How will computing change over the next few years? Gartner Research dives into this tricky question with a new report. Their target: developments manifesting over 2018-2020. It’s an interesting and useful list.
I think their trends fall into three categories: advances in artificial intelligence; growth of the Internet of Things; mobile intelligence, or the first two categories mashed together. There’s also a cute bit about customers being to blame for cloud computing errors.
1: advances in artificial intelligence
By 2018, 20 percent of business content will be authored by machines.
By 2020, autonomous software agents outside of human control will participate in five percent of all economic transactions.
By 2018, more than 3 million workers globally will be supervised by a “robo-boss.”
By 2018, 45 percent of the fastest-growing companies will have fewer employees than instances of smart machines.
These don’t depend on conceptual breakthroughs happening. The content authoring trend, for example, we’re already seeing in bot-writing for sports and finance journalism. Software agents in the economy is also a thing now, starting with high frequency trading. Automated bosses: I think this is inspired by the role of software in managing Amazon’s warehouses.
2: Internet of Things
Gartner imagines a world transformed by the IoT like so:
By 2018, six billion connected things will be requesting support.
By year-end 2018, 20 percent of smart buildings will have suffered from digital vandalism.
By 2018, two million employees will be required to wear health and fitness tracking devices as a condition of employment.
I like the way these trends turn a bit to the dark side. Connected objects are requesting support, rather than joyously performing their tasks. Smart buildings get trashed and workers get new collars. After all, identifying stresses and problems is a key aspect of futurism.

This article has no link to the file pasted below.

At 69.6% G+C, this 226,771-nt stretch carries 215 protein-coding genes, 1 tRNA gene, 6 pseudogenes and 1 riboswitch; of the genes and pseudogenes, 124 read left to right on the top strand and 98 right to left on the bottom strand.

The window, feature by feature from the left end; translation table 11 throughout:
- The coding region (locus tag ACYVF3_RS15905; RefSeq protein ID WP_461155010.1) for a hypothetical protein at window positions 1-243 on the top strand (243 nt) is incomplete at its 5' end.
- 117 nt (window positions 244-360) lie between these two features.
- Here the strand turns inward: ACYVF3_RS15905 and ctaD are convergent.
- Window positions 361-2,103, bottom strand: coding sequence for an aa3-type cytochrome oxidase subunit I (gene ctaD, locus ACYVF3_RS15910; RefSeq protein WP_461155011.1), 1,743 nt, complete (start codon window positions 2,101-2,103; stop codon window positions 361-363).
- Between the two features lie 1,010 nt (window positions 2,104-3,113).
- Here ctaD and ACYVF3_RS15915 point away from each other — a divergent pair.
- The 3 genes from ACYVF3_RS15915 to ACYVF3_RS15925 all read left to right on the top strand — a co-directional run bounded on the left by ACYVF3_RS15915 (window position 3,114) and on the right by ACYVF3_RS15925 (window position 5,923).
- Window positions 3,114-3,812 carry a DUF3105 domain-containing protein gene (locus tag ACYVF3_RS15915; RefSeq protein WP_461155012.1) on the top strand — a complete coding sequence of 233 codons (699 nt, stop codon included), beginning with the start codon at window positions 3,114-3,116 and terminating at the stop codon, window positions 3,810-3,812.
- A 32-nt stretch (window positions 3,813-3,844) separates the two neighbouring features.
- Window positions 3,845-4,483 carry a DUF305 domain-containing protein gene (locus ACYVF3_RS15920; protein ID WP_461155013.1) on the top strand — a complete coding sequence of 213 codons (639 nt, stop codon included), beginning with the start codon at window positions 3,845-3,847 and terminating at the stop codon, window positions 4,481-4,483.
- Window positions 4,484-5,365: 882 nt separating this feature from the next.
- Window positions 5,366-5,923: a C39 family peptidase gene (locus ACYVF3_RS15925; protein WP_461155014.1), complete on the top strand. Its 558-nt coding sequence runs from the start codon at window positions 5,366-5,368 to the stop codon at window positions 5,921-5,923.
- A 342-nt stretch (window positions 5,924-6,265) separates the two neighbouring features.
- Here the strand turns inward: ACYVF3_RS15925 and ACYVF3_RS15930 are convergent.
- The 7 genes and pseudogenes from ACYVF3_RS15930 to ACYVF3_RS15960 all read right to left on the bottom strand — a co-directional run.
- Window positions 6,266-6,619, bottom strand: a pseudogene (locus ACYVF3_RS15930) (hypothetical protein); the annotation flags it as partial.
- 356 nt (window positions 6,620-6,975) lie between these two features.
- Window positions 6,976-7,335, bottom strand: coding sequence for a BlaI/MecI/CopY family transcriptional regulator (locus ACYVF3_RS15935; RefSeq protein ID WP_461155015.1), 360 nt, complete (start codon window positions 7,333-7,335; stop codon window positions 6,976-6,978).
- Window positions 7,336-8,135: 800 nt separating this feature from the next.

3: mobile intelligence, i.e., 1+2 mashed up
What happens when we combine advanced AI with mobile devices?
By year-end 2018, customer digital assistant will recognize individuals by face and voice across channels and partners.
By 2020, smart agents will facilitate 40 percent of mobile interactions, and the postapp era will begin to dominate.
These strike me as more daring predictions. I’m not sure our silo-happy tech industry will be fond of letting Cortana, Siri, et al move freely between devices, much less third parties, unless that imitate Amazon and its go-everywhere Kindle app. Similarly I’m not sure we’re ready to move beyond apps, but I’m happy to credit Gartner for considering that possibility.
Putting these trends together, what do they mean for education?
Specifically, what does this report mean for institutional IT support?
To begin with, institutional IT departments will face escalating demands, both in quantity (how many networked devices?) and complexity. It’s hard to see how campuses will be able to fund support sufficiently in this area of tight budgets. Perhaps the specter of such an expanded IT environment will cause some colleges and universities to further outsource their IT units. Increased partnering with other academic institutions and/or businesses might be another way forward.
Dealing with increasingly complex and intelligent software may demand new staff skills in information units, including IT and libraries. This means increased demand for professional development and training. Not mentioned in this Gartner report is turning the problem around, with campuses using smart systems to assist in support services.
Privacy models will probably be rethought to some extent, given ever-increasing data collection on a personal level.
Institutional and disciplinary boundaries might blur as technology continues cutting across them.
Missing from this report are many specific technologies: social media, 3d printing, practical robotics, etc. I think Gartner is working on a bigger picture level here.
(thanks to David Fusco for the link; photo from the Pittsburgh airport is by me)